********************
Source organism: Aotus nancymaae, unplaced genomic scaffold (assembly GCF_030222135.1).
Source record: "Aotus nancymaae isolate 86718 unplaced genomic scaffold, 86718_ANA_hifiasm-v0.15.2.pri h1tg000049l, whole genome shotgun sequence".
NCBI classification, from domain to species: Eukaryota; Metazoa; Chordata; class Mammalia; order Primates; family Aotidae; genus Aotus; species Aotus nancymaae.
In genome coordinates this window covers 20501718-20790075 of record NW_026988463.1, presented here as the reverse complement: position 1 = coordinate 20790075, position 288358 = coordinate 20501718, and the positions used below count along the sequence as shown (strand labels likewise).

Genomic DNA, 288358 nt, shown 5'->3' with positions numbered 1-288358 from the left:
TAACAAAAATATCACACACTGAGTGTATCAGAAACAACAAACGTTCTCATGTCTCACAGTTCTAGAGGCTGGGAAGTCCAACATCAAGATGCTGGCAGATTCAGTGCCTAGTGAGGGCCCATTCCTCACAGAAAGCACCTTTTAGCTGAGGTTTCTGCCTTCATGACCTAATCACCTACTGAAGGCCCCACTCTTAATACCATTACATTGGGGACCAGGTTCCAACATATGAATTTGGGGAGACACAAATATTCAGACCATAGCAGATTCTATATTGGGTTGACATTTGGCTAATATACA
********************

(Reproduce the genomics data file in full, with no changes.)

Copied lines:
Source organism: Aotus nancymaae, unplaced genomic scaffold (assembly GCF_030222135.1).
Source record: "Aotus nancymaae isolate 86718 unplaced genomic scaffold, 86718_ANA_hifiasm-v0.15.2.pri h1tg000049l, whole genome shotgun sequence".
NCBI classification, from domain to species: Eukaryota; Metazoa; Chordata; class Mammalia; order Primates; family Aotidae; genus Aotus; species Aotus nancymaae.
In genome coordinates this window covers 20501718-20790075 of record NW_026988463.1, presented here as the reverse complement: position 1 = coordinate 20790075, position 288358 = coordinate 20501718, and the positions used below count along the sequence as shown (strand labels likewise).

Genomic DNA, 288358 nt, shown 5'->3' with positions numbered 1-288358 from the left:
TAACAAAAATATCACACACTGAGTGTATCAGAAACAACAAACGTTCTCATGTCTCACAGTTCTAGAGGCTGGGAAGTCCAACATCAAGATGCTGGCAGATTCAGTGCCTAGTGAGGGCCCATTCCTCACAGAAAGCACCTTTTAGCTGAGGTTTCTGCCTTCATGACCTAATCACCTACTGAAGGCCCCACTCTTAATACCATTACATTGGGGACCAGGTTCCAACATATGAATTTGGGGAGACACAAATATTCAGACCATAGCAGATTCTATATTGGGTTGACATTTGGCTAATATACA